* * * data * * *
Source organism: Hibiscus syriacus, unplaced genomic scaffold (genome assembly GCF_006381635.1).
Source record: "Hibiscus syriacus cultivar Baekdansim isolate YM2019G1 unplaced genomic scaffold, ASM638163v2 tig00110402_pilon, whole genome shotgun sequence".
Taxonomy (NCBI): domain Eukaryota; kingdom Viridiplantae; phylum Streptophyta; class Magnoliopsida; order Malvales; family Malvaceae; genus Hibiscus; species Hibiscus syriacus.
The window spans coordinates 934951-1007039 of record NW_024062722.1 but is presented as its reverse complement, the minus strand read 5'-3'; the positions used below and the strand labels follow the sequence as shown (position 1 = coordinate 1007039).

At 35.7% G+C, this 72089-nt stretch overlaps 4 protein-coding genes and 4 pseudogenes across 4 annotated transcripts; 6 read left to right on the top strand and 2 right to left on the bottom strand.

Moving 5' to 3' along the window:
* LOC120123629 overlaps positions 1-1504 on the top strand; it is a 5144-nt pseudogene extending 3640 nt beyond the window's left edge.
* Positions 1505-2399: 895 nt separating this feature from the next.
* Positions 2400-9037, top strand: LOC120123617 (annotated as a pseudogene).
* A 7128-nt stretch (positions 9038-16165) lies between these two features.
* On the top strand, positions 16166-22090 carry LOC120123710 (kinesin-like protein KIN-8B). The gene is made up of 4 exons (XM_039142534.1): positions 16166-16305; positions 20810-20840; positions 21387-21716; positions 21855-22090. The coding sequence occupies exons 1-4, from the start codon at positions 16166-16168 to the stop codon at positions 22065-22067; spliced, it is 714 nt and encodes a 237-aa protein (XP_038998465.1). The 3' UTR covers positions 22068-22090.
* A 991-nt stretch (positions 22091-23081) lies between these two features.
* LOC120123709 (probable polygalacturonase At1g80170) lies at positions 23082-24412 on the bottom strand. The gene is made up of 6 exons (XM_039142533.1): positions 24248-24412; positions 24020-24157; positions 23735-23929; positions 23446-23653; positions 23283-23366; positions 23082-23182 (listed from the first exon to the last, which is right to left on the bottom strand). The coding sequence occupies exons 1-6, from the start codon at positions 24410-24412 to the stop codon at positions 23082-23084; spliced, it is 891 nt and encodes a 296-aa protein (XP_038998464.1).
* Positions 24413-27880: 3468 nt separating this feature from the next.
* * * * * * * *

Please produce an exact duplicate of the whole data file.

Source organism: Hibiscus syriacus, unplaced genomic scaffold (genome assembly GCF_006381635.1).
Source record: "Hibiscus syriacus cultivar Baekdansim isolate YM2019G1 unplaced genomic scaffold, ASM638163v2 tig00110402_pilon, whole genome shotgun sequence".
Taxonomy (NCBI): domain Eukaryota; kingdom Viridiplantae; phylum Streptophyta; class Magnoliopsida; order Malvales; family Malvaceae; genus Hibiscus; species Hibiscus syriacus.
The window spans coordinates 934951-1007039 of record NW_024062722.1 but is presented as its reverse complement, the minus strand read 5'-3'; the positions used below and the strand labels follow the sequence as shown (position 1 = coordinate 1007039).

At 35.7% G+C, this 72089-nt stretch overlaps 4 protein-coding genes and 4 pseudogenes across 4 annotated transcripts; 6 read left to right on the top strand and 2 right to left on the bottom strand.

Moving 5' to 3' along the window:
* LOC120123629 overlaps positions 1-1504 on the top strand; it is a 5144-nt pseudogene extending 3640 nt beyond the window's left edge.
* Positions 1505-2399: 895 nt separating this feature from the next.
* Positions 2400-9037, top strand: LOC120123617 (annotated as a pseudogene).
* A 7128-nt stretch (positions 9038-16165) lies between these two features.
* On the top strand, positions 16166-22090 carry LOC120123710 (kinesin-like protein KIN-8B). The gene is made up of 4 exons (XM_039142534.1): positions 16166-16305; positions 20810-20840; positions 21387-21716; positions 21855-22090. The coding sequence occupies exons 1-4, from the start codon at positions 16166-16168 to the stop codon at positions 22065-22067; spliced, it is 714 nt and encodes a 237-aa protein (XP_038998465.1). The 3' UTR covers positions 22068-22090.
* A 991-nt stretch (positions 22091-23081) lies between these two features.
* LOC120123709 (probable polygalacturonase At1g80170) lies at positions 23082-24412 on the bottom strand. The gene is made up of 6 exons (XM_039142533.1): positions 24248-24412; positions 24020-24157; positions 23735-23929; positions 23446-23653; positions 23283-23366; positions 23082-23182 (listed from the first exon to the last, which is right to left on the bottom strand). The coding sequence occupies exons 1-6, from the start codon at positions 24410-24412 to the stop codon at positions 23082-23084; spliced, it is 891 nt and encodes a 296-aa protein (XP_038998464.1).
* Positions 24413-27880: 3468 nt separating this feature from the next.